Thursday, 8 March 2012

Nafisa at-Tahira- Great Scholars of Islam


Sayyida Nafisa was born in Makkah on the 11th of Rabi`a al-Awwal, the same night that the Prophet (s) was born, in the year 145 H. Her father had been appointed governor of Madinat al-Munawwara in the year 150 H. She accompanied her father to Madina at the tender age of five. There she memorized the entire Qur`an and studied Islamic jurisprudence in depth. Being extremely intelligent she also became adept in explaining the Qur`an despite her young age.

She was the daughter of al-Hasan al-Anwar, the son of Zaid al-Ablaj, son of al-Imam al-Hasan (r), brother of al-Imam al-Husayn (r), son of the Daughter of the Prophet (s) Sayyida Fatimat al-Zahra (r). She is from the family of the Prophet (s) about which Allah said in the Holy Qur`an “Allah only desires to keep away the uncleanness from you, O people of the House! and to purify you a (thorough) purifying.” [33: 33]
Young Nafisa frequented the grave of her grandfather the Prophet (s) (mulazamat qabri jaddiha al-Mustafa). The People of Madina loved her deeply. She became renowned for her abstemiousness (zuhd) and piety (taqwa), for fasting the day, spending the nights in prayer and for her excessive devotion to worshipping Allah (swt).

Sayyida Nafisa used to pray the five prayers regularly behind her father in Masjid an-Nabawi (s) from the age of six. Her father used to take her by the hand and enter inside the room of the grave of the Holy Prophet (s), which is the house of Sayyida `Ayesha (r). He would address the Prophet (s) directly saying: "Ya Rasullullah!, O Beloved Prophet of Allah! I am pleased with my daughter Nafisa!" He continued these visits repeatedly until one day the Prophet (s) appeared to him in a dream saying to him, “Ya Hasan, I am pleased with your daughter Nafisa, because you are pleased with her, and Allah is pleased with her because I am pleased with her.

She performed hajj (pilgrimage to Mecca) thirty times ‑ most of them on foot. She would say, “I am following my grandfather Imam al-Husayn (r) in doing that, for he said, ‘I feel shy to meet my Lord having never walked to His House,'" for which reason he used to make the pilgrimage walking.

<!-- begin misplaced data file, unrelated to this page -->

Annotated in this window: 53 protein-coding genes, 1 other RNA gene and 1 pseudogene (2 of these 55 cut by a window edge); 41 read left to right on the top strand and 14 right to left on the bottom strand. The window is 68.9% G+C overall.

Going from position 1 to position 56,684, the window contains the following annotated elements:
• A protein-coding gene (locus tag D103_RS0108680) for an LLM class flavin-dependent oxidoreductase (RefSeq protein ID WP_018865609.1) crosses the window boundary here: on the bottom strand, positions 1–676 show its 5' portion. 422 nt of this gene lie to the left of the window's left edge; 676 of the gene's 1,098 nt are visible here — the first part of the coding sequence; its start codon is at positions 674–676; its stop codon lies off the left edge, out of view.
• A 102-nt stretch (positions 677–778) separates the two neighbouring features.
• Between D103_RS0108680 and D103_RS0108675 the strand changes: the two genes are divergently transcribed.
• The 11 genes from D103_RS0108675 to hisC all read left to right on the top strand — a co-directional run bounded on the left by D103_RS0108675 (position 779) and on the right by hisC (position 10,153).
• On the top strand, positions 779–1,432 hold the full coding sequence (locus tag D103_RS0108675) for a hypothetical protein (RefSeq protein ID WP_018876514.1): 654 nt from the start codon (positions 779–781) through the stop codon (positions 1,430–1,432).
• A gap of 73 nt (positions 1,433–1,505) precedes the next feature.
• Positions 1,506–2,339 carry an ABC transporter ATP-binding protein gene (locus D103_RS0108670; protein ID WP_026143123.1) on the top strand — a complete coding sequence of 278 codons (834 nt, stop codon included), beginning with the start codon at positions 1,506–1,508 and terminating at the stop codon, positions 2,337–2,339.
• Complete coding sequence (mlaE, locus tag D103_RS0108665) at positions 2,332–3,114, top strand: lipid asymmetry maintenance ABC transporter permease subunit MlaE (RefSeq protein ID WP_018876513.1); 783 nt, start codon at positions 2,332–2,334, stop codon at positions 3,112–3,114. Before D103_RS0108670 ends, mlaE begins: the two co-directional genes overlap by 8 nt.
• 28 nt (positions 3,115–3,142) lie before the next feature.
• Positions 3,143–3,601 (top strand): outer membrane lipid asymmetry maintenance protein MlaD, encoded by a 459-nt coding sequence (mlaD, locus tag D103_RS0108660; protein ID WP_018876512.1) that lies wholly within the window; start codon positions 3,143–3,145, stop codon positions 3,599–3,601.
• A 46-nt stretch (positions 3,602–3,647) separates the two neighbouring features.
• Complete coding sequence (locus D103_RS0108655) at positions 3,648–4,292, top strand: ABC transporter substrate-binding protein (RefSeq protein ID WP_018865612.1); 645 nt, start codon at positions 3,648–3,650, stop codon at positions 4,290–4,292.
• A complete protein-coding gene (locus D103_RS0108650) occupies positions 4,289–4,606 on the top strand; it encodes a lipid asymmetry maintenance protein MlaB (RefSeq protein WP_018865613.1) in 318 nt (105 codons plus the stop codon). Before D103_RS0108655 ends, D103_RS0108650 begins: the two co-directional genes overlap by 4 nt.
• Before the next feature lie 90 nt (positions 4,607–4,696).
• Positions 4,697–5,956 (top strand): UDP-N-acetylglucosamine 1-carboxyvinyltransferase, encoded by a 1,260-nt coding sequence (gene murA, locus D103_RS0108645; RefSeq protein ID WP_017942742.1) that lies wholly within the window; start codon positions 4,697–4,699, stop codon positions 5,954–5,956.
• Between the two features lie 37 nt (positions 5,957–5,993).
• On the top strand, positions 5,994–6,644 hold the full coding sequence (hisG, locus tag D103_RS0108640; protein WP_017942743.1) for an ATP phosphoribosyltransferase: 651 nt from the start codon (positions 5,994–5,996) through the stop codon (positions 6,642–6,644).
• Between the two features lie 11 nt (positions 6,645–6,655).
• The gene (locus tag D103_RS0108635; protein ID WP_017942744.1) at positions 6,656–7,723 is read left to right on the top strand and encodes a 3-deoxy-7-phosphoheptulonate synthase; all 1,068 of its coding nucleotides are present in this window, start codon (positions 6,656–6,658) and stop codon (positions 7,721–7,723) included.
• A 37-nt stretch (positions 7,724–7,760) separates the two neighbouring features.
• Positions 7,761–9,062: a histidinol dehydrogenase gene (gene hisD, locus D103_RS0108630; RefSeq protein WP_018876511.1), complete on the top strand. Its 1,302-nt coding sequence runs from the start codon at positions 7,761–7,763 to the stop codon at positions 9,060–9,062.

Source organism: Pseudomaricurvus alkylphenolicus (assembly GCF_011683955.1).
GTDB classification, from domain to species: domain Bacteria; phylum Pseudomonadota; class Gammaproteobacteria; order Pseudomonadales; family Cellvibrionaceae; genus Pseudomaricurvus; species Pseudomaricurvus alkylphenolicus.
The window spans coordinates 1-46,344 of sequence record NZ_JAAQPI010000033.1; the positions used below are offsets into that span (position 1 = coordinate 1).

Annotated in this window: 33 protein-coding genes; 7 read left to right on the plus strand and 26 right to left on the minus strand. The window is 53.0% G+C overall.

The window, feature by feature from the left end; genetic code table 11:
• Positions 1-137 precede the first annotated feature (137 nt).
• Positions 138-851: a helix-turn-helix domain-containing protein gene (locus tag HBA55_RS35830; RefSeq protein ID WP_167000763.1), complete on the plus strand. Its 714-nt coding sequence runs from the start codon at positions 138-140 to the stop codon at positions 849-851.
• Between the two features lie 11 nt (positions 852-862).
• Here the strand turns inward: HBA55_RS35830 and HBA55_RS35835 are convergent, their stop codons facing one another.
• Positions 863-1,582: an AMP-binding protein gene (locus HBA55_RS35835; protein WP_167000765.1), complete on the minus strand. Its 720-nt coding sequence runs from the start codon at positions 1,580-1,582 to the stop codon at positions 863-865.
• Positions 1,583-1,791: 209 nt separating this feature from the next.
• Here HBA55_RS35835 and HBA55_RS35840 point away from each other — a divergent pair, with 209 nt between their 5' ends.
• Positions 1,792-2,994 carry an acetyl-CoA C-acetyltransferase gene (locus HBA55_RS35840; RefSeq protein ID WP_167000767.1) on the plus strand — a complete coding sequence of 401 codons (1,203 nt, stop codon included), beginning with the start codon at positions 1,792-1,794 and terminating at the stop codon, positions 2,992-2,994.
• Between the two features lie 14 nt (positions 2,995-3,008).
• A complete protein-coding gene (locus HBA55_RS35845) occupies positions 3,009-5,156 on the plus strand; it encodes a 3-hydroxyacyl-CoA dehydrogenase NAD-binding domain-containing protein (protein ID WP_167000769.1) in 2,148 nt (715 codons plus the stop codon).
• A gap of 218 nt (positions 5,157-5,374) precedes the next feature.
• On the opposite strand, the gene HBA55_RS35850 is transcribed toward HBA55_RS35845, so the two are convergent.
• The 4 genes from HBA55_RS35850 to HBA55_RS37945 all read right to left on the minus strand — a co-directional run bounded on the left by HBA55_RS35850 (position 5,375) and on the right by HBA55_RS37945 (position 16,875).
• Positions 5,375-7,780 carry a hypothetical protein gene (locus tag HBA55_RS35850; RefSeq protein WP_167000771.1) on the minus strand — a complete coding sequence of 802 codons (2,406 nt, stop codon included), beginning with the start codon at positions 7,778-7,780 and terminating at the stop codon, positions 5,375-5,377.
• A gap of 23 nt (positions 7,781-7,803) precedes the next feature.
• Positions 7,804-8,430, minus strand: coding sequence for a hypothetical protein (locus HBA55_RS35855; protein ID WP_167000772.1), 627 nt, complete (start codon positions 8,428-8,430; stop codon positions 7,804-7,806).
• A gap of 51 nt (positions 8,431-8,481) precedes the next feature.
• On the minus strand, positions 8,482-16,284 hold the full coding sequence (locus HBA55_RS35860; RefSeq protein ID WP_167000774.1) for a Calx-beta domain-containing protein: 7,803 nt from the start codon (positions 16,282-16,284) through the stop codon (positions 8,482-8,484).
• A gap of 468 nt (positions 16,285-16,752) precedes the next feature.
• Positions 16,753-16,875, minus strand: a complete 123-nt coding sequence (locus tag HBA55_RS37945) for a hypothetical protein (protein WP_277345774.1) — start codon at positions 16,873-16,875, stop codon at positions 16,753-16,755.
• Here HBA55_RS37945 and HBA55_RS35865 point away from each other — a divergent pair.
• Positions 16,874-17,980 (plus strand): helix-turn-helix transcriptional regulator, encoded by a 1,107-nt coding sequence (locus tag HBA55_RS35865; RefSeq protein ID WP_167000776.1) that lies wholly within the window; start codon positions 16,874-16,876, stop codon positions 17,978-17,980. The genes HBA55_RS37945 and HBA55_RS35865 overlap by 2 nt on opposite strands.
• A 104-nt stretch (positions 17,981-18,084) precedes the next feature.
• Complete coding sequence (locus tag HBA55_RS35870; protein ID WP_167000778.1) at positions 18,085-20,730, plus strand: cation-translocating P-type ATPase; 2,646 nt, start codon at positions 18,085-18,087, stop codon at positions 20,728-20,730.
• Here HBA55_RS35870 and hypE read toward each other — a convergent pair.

It is said that on her circumambulation around the Ka`aba, she asked Allah (swt) "O Allah! be satisfied with me (mati`ani bi-ridaaka `annee), I see nothing that veils You from me."

When Sayyida Nafisa was 44 years old she moved to Cairo. She arrived on the 26th of Ramadan in the year 193 H. On her way, she passed through the city of Arriche. When people knew of her arrival, they rushed forth en masse to meet her, for her renown as a devout worshipper and lady saint had preceded her. Historians say the men and women of Egypt went to receive her in a huge procession, riding on horses, camels, donkeys and on foot; waiting overnight in tents; greeting her in the morning with the chanting of 'la ilaha ill-Allah' and 'Allahu akbar', and accompanying her in a huge procession from Arriche to Cairo, according her great dignity and respect.

Sayyida Nafisa hosted most of the scholars of her time, experts in jurisprudence, hadith, and Qur`anic explanation. But by far the greatest scholarly gatherings were those she hosted for the pillars of tasawwuf and the pious of her time (Aqtab al-tasawwuf). Among these pillars of tasawwuf and fiqh was Imam al-Shafi`i who had moved to Egypt from Baghdad in 109 H., five years after Sayyida Nafisa's arrival in Cairo.


One day the governor of Egypt sent Sayyida Nafisa 100,000 dirhams (equivalent to perhaps millions of dollars in today's money). He said, "Take this money from me. I ask nothing in return, but I thank Allah for this opportunity to repent. I give this money to you because of your piety." She took that money as her own and distributed it to the poor until nothing remained. Princes, nobles and many ordinary people sent her gifts. She accepted them, then distribute them in whatever way she liked.

Sayyida Nafisa was renowned for asceticism and for living a life of hardship (zuhd). When asked what her meals consisted of, Zainab, daughter of her brother, replied, "My auntie used to eat once every three days. She had a basket hanging in her niche. Whenever she wanted something small to eat she would find something in that basket, sent from Allah (swt).  She never ate anything other than food from her husband and that which Allah sent her as a gift."

The story is related that when Sayyida Nafisa arrived in Egypt and settled in her home, there was a non-Muslim family living beside her, whose daughter was paralyzed from the waist down. One day the girl’s mother brought her to Sayyida Nafisa to watch while she went shopping. She left her daughter in one corner of Sayyida Nafisa's house. Sayyida Nafisa began making ablution and water from her ablution flowed towards the girl. As the water touched the body of the girl, she experienced something strange. She began to take the water from Sayyida Nafisa’s ablution and rub it on her paralyzed feet and legs. Suddenly by Allah's (swt) Mercy, the paralysis disappeared completely and she was able to stand.

When she began to feel her death approaching, Sayyida Nafisa dug her grave with her own hands inside her home. Every day she would enter the grave and worship in it, as a reminder of the coming afterlife. She used to pray all her supererogatory prayers inside that grave. Al-Allama al-Ajhuri said, "She completed the Holy Qur`an while sitting in her grave six thousand times, and she granted the rewards of that recitation to all deceased Muslims." 



The source, and detailed biography with more info is given here:
http://www.sunnah.org/history/Scholars/nafisa_at_tahira.htm

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